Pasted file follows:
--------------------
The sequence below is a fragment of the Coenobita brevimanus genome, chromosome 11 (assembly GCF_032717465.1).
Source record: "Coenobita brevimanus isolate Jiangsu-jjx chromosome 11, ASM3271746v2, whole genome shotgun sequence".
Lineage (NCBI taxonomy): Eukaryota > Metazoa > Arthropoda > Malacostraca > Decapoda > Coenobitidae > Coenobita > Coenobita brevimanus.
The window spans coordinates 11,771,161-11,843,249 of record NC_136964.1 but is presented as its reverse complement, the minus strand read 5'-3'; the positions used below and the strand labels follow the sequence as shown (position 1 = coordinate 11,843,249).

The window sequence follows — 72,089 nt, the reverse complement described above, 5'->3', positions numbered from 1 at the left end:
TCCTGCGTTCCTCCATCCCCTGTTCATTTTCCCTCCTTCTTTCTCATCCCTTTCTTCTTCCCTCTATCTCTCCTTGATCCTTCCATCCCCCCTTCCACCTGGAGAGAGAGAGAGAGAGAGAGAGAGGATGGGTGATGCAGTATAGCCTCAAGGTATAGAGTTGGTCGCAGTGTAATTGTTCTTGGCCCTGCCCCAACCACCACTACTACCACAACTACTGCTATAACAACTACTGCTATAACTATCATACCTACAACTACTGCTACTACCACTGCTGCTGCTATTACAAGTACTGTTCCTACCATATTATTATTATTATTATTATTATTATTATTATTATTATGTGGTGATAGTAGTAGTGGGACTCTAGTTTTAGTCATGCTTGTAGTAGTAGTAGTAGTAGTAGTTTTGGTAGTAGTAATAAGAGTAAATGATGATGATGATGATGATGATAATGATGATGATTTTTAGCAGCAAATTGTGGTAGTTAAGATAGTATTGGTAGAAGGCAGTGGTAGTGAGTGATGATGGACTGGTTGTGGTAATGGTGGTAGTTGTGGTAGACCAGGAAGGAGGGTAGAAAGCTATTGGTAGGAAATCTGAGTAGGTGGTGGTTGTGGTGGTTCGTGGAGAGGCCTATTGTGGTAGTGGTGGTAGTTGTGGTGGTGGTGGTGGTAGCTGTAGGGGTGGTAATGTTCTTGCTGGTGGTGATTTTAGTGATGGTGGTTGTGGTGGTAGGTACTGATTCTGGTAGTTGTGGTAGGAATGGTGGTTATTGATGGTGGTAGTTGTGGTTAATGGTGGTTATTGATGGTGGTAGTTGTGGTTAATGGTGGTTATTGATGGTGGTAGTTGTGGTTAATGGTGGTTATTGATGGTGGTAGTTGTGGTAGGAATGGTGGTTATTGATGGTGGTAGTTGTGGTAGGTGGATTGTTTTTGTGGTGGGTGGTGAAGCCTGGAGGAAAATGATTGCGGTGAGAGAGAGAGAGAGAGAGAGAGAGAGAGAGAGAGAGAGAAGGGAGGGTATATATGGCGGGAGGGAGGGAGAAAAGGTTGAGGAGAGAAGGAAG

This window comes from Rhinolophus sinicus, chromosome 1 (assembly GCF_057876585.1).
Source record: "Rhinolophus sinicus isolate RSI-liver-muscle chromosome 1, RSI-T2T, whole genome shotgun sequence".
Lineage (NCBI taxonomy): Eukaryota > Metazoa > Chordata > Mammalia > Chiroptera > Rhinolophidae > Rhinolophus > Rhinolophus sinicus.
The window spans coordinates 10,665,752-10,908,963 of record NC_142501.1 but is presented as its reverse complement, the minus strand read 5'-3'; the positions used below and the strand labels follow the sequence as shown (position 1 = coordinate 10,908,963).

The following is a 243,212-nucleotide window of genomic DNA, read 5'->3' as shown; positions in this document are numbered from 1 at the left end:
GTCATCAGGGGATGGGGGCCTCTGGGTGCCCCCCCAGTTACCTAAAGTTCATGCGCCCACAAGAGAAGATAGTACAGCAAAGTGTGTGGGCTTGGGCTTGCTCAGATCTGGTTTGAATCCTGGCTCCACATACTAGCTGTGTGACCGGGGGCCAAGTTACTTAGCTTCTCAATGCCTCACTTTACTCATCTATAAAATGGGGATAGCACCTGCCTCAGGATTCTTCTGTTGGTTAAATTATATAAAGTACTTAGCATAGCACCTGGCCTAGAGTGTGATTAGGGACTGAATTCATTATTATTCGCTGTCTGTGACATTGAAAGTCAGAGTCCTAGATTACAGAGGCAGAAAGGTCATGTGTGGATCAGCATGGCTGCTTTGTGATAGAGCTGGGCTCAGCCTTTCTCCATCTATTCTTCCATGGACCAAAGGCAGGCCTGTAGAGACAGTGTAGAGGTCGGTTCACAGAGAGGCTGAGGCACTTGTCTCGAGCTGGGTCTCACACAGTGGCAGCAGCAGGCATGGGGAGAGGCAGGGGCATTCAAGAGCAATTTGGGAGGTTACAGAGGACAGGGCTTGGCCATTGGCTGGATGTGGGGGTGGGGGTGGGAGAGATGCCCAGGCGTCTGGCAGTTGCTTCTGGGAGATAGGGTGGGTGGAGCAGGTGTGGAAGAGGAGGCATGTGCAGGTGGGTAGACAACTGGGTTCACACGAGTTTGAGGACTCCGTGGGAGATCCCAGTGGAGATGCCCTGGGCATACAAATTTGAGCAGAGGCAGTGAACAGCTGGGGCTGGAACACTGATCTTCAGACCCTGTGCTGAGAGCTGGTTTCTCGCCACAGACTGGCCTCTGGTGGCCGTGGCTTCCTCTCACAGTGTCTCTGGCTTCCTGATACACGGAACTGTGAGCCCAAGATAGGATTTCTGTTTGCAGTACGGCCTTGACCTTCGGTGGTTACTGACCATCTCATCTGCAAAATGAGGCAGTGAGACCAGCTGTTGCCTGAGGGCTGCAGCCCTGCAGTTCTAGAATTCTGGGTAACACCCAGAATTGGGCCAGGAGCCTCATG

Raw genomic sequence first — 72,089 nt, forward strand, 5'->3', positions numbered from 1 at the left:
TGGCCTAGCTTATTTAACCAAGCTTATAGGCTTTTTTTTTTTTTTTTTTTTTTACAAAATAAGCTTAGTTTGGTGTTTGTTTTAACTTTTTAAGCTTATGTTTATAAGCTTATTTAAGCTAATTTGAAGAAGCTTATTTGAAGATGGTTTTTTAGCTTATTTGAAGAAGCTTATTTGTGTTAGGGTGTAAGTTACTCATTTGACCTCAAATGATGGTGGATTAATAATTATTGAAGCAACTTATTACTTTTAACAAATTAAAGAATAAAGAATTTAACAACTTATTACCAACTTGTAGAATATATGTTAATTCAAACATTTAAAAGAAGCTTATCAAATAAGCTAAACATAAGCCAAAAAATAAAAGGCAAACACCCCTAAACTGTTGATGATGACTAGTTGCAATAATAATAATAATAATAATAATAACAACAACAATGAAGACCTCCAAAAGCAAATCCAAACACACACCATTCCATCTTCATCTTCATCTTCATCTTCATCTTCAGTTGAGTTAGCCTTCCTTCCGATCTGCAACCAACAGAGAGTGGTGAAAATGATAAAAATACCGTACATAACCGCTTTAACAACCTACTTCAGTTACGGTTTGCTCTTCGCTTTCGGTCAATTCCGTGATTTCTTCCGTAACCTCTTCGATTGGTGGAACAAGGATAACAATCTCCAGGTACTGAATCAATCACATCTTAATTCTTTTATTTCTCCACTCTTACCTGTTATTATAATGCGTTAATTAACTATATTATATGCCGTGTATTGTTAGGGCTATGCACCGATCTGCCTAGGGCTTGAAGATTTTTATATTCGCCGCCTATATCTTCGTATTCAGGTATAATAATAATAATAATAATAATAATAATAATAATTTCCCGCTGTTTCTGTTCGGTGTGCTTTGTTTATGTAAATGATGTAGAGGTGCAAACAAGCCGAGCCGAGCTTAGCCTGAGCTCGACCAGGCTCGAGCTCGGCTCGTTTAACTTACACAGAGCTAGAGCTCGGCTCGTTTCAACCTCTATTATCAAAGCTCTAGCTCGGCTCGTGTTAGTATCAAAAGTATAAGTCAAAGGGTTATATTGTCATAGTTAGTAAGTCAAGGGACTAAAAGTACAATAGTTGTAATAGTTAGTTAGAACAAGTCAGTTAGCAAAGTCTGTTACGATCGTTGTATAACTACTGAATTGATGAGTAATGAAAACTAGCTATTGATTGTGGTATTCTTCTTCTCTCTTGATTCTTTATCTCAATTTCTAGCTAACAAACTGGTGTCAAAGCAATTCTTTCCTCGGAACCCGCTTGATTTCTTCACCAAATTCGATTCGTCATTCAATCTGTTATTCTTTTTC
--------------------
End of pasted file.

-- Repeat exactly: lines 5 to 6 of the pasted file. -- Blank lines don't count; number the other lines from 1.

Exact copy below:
The window sequence follows — 72,089 nt, the reverse complement described above, 5'->3', positions numbered from 1 at the left end:
TCCTGCGTTCCTCCATCCCCTGTTCATTTTCCCTCCTTCTTTCTCATCCCTTTCTTCTTCCCTCTATCTCTCCTTGATCCTTCCATCCCCCCTTCCACCTGGAGAGAGAGAGAGAGAGAGAGAGAGGATGGGTGATGCAGTATAGCCTCAAGGTATAGAGTTGGTCGCAGTGTAATTGTTCTTGGCCCTGCCCCAACCACCACTACTACCACAACTACTGCTATAACAACTACTGCTATAACTATCATACCTACAACTACTGCTACTACCACTGCTGCTGCTATTACAAGTACTGTTCCTACCATATTATTATTATTATTATTATTATTATTATTATTATTATGTGGTGATAGTAGTAGTGGGACTCTAGTTTTAGTCATGCTTGTAGTAGTAGTAGTAGTAGTAGTTTTGGTAGTAGTAATAAGAGTAAATGATGATGATGATGATGATGATAATGATGATGATTTTTAGCAGCAAATTGTGGTAGTTAAGATAGTATTGGTAGAAGGCAGTGGTAGTGAGTGATGATGGACTGGTTGTGGTAATGGTGGTAGTTGTGGTAGACCAGGAAGGAGGGTAGAAAGCTATTGGTAGGAAATCTGAGTAGGTGGTGGTTGTGGTGGTTCGTGGAGAGGCCTATTGTGGTAGTGGTGGTAGTTGTGGTGGTGGTGGTGGTAGCTGTAGGGGTGGTAATGTTCTTGCTGGTGGTGATTTTAGTGATGGTGGTTGTGGTGGTAGGTACTGATTCTGGTAGTTGTGGTAGGAATGGTGGTTATTGATGGTGGTAGTTGTGGTTAATGGTGGTTATTGATGGTGGTAGTTGTGGTTAATGGTGGTTATTGATGGTGGTAGTTGTGGTTAATGGTGGTTATTGATGGTGGTAGTTGTGGTAGGAATGGTGGTTATTGATGGTGGTAGTTGTGGTAGGTGGATTGTTTTTGTGGTGGGTGGTGAAGCCTGGAGGAAAATGATTGCGGTGAGAGAGAGAGAGAGAGAGAGAGAGAGAGAGAGAGAGAGAAGGGAGGGTATATATGGCGGGAGGGAGGGAGAAAAGGTTGAGGAGAGAAGGAAG